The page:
Our asset management business continues to be an integral driver of our growth. We recently reached a significant milestone. The completion of the primary offering of our first $1.1 billion non-traded REIT, NorthStar income. This successful offering is a testament to our platform, and our efforts over the last few years, to build a top notch captive broker-dealer.

We look forward to continuing this momentum with our additional $2.75 billion of non-traded REIT products in the market, NorthStar Healthcare, and NorthStar Income II.

Over the past 30 days, we have executed selling agreements to several large financial advisory firms for NorthStar Healthcare, and now have a selling group covering more than 46,000 registered representatives, including our top selling firms from NorthStar Income.

While the impact of these new selling agreements will take a little bit of time to realize, we anticipate the capital raising pace for NorthStar Healthcare and NorthStar Income II to significantly pick up momentum in the second half of this year, and into next year. We are confident that we will exceed our initial goal of over $700 million of capital raised in 2013, and expect capital raising in 2014 to be even stronger than 2013.

I will turn the call over to Al, who will further discuss our business strategy. Al?

Albert Tylis

Thanks David. During the second quarter, we closed $1.4 billion of investments, including $443 million of invested equity. Subsequent to the second quarter, we committed to $778 million of investments, including $444 million of invested equity.

Our 2013 investments are projected to generate a weighted average return on equity of greater than 17%. Additionally, on behalf of NorthStar Income during the second quarter, we made $298 million of investments, and subsequent to the end of the second quarter, we committed an additional $233 million of investments.

During the second quarter, we committed to our second acquisition of limited partnership interest of real estate private equity funds. In this transaction, we committed to acquire limited partnership interest, and up to 25 real estate private equity funds, with an aggregate reported NAV of approximately $925 million as of September 30, 2012. These fund interest have seen a 14% annualized NAV increase through December 31, 2012, which goes to our benefit, given that we are purchasing these interest at the September 30, 2012 NAVs.

Similar to our first investment in real estate, private equity fund interest, the structural enhancements associated with this transaction, creates in our view, one of the best risk return profiles available today in commercial real estate. We brought Goldman Sachs Asset Management into the second transaction, and we have received inquiries from multiple institutional investors that have shown a high degree of interest in pursuing a partnership with us on leased or similar future investment opportunities.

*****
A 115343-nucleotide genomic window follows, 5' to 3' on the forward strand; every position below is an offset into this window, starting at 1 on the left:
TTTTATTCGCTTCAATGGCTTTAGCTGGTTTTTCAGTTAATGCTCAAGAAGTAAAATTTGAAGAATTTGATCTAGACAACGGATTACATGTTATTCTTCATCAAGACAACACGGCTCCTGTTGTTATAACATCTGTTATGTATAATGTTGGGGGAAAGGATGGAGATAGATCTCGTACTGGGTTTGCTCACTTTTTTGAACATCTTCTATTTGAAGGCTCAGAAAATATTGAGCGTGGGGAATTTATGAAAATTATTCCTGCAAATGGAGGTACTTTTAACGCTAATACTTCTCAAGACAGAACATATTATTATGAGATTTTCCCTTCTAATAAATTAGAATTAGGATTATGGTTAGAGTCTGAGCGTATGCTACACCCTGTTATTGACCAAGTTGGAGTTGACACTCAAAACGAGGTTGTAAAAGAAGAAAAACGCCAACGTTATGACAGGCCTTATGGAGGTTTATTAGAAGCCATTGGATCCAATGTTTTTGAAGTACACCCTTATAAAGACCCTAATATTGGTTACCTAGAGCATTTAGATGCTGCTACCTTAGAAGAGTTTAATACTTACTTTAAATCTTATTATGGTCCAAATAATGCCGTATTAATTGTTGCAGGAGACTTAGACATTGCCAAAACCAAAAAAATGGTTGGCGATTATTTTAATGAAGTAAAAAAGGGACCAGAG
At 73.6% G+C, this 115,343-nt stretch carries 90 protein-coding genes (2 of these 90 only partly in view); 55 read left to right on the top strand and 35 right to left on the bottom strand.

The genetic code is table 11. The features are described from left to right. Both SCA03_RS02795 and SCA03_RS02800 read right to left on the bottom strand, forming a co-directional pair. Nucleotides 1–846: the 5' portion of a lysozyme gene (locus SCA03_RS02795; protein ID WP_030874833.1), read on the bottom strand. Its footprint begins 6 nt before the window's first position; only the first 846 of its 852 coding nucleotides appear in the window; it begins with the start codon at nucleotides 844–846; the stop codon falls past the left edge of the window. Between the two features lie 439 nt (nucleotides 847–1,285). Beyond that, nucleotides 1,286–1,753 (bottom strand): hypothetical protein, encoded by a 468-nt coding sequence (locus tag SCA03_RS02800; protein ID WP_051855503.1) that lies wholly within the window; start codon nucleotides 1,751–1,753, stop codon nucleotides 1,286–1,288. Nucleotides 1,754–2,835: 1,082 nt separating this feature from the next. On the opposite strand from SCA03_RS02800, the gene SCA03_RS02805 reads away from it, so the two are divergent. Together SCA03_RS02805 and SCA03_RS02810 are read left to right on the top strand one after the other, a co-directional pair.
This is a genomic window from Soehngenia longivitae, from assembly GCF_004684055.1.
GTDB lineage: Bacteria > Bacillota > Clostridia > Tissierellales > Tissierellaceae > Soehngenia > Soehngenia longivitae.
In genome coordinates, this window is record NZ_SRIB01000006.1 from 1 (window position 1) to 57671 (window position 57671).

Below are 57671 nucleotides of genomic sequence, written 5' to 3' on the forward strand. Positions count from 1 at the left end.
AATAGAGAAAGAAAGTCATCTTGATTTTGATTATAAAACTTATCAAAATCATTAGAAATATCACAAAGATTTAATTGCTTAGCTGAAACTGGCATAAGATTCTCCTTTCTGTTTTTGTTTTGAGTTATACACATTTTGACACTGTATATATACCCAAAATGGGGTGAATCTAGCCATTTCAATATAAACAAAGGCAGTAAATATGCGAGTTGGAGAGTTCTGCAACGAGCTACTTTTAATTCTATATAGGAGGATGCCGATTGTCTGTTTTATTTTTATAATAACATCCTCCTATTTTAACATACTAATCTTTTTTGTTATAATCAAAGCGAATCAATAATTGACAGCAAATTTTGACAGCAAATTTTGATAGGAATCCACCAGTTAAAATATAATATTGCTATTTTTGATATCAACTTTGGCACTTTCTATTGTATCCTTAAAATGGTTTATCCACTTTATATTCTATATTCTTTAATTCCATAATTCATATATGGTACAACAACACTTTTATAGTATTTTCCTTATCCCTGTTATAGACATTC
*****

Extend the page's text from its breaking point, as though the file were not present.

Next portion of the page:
To that end, we are exploring bringing in additional institutional partners and/or third party discretionary capital for these types of transactions, to potentially grow our asset management business, and enhance our returns through earning management and other fees.

On the loan origination front, we continue to be active and year-to-date we have completed $775 million of loan originations for us and NorthStar Income. We have an experienced and proven origination platform, with a strong market reputation, and the ability to provide sizeable and specialized capital solutions for borrowers. As we have said in the past, our diversified business allows us to be nimble and allocate capital for the most favorable portions of commercial real estate capital structures.

During the first half of this year, while rates were at all time lows, we acquired $1.3 billion of real estate and locked-in primarily 10-year fixed rate, non-recourse and non mark-to-market financing, with interest rates of approximately 4%. In a rising interest rate environment, we see very interesting opportunities originating from floating rate loans, and securitizing those loans, where we effectively retain a floating rate interest in securitization. We believe that our securitization expertise and credibility with bondholders is critical, as the securitization markets continue to improve.

Overall, we are making significant progress in building a more diverse, less cyclical and higher multiple business, as evidenced by many of our recent accomplishments, including the diversity of our cash flows and our dividend payout ratio relative to CAD, which was a second quarter on an annualized basis, with approximately 74%.

I'd like to now turn the call over to Debra, who will review our financial results for the second quarter 2013. Debra?

Debra Hess

Thanks Al, and good morning everyone. I'd like to take a few minutes to discuss our CAD results in the second quarter, and our overall portfolio. As you saw in this morning's press release, we reported CAD for the second quarter of 2013, of $57 million or $0.27 per share, compared to $39 million or $0.21 per share in the prior quarter. As discussed previously, we believe CAD is a very good indicator of our operating performance, and is an important factor when evaluating our dividend.